Since beating China clearly appears beyond the capabilities of the Indians, it would be best for them to concentrate on their match against Malaysia so that they can at least be sure of their play-off quarter-final berth. The Malaysians have been considerably weakened by the continued absence of the cancer-stricken Lee Chong Wei, whose doctors have advised him not to return to the circuit for the moment.
None of the three men’s singles players – 21-year-old Lee Zii Jia (BWF rank 21), 22-year-old Cheam June Wei (ranked 73rd) and 24-year-old Soong Joo Veng (75th) – would hold any terrors for either Srikanth or Verma (ranked 14th). Nor should the 19-year-old Goh Jin Wei (ranked 24th), 25-year-old Soniia Cheah (ranked 36th) and 21-year-old Lee Ying Ying (ranked no 57) be able to hold a candle to the likes of Sindhu and Saina, both ranked among the top ten in the world.
India will thus count on the two singles and any one of the three doubles, to eliminate the Malaysians and seal their entry into the quarter-finals. The task will be far from easy, for there is very little to separate the doubles combinations of both countries. The right-left combination of Ponnappa and Sikki Reddy, at 25th on the BWF ladder, are eight places behind Lee Meng Yean and Chow Mei Kuan (at the 17th spot) but yield nothing to the Malaysians in the matter of skill, power or endurance.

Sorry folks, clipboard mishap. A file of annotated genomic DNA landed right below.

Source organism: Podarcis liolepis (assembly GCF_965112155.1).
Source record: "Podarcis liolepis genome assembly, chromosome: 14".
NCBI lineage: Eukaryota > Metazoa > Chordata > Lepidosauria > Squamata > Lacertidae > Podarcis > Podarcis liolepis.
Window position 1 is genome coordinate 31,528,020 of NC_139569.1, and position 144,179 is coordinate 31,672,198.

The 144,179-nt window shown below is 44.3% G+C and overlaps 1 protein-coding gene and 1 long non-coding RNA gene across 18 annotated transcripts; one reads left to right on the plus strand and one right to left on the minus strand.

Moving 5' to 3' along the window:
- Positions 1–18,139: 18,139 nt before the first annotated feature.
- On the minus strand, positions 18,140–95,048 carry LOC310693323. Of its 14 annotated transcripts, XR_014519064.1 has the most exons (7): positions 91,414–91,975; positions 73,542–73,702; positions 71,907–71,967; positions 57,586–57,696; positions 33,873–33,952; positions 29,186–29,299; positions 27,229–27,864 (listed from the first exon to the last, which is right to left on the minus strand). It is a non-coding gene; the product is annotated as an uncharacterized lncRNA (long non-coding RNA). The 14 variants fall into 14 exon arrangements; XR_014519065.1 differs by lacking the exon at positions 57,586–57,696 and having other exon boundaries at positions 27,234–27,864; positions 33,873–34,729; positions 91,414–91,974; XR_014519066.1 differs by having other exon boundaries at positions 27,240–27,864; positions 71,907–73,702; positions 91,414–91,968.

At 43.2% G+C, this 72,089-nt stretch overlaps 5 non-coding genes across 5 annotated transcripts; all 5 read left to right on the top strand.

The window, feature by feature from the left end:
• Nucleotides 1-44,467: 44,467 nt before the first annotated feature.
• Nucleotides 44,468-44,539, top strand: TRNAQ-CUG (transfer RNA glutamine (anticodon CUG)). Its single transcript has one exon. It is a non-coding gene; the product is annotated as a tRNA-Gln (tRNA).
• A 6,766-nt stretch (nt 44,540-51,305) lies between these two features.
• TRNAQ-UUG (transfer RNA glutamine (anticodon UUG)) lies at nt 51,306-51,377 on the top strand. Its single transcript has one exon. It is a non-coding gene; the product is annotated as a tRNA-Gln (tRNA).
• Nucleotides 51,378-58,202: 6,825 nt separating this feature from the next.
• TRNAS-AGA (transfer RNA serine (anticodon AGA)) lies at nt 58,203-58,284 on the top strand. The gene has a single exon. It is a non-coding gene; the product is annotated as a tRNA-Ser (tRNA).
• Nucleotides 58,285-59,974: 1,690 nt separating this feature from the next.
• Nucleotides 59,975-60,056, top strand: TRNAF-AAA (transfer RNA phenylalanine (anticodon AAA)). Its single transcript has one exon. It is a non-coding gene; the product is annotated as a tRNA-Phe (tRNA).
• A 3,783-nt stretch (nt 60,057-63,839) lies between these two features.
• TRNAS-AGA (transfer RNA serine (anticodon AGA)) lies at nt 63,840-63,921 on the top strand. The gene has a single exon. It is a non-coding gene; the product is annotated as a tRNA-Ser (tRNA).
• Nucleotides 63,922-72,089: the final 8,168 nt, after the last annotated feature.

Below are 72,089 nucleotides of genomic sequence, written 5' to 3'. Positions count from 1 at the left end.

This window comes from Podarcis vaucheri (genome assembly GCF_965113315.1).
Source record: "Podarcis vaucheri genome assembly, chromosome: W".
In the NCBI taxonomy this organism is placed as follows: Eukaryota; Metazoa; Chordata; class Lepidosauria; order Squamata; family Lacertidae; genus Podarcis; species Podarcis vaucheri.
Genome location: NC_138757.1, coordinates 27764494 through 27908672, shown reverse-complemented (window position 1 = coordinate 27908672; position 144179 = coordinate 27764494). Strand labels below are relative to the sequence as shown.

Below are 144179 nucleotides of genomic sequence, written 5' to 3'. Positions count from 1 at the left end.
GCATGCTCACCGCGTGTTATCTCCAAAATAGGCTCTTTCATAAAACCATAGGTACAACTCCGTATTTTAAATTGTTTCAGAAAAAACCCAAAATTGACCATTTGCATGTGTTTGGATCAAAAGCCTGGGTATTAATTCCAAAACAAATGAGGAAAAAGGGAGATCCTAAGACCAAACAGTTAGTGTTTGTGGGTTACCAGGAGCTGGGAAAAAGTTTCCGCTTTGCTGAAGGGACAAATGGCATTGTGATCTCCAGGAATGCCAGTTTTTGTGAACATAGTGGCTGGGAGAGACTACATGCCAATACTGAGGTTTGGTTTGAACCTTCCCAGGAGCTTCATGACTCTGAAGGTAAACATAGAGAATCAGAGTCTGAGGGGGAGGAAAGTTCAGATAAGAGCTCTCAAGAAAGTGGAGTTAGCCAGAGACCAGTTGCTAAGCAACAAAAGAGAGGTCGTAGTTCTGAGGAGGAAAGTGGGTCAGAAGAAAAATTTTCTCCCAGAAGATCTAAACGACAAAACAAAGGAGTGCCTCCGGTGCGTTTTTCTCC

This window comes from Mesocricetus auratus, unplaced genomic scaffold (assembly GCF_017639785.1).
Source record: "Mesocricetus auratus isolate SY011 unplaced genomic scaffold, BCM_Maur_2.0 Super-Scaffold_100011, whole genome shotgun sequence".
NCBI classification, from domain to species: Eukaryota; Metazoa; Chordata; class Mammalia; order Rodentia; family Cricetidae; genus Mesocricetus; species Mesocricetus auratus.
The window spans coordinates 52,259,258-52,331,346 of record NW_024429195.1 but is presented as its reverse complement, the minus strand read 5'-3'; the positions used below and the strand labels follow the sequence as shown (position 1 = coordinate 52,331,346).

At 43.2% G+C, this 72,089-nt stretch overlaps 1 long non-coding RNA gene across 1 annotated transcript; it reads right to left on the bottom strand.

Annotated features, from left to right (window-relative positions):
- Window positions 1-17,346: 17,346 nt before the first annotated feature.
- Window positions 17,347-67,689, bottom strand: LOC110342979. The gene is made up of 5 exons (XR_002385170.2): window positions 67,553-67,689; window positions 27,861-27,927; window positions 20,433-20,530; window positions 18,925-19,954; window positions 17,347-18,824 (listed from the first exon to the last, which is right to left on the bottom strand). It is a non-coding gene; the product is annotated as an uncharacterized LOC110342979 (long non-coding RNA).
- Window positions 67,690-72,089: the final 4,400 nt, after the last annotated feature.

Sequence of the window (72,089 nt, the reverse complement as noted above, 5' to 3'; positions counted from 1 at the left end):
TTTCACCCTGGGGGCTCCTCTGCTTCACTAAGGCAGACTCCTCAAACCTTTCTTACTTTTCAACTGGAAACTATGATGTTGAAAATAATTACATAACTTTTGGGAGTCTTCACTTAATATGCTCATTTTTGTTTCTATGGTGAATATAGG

The Malaysian mixed doubles pairing of Goh Soon Huat and Shevon Jemie Lai sits on the 14th spot in the rankings, substantially ahead of Rankireddy-Ponnappa (25th) or Chopra-Reddy (30th). But the leading Indian pair has slipped in the rankings due to the lack of recent tournament play, thanks to the shoulder injury sustained earlier this year by the 18-year-old doubles sensation, Rankireddy.
For some inexplicable reason, Malaysia have failed to field their top men’s doubles combination of Goh V Shem and Tan Wee Kiong, who are ranked among the world’s top ten pairs. Their best on paper, Soh Wooi Yik and Aaron Chia, at 18 on the BWF rankings, are only marginally ahead of the 20th ranked Rankireddy and Shetty. India will thus have every chance of wrapping up this particular match; and, with it, the overall tie.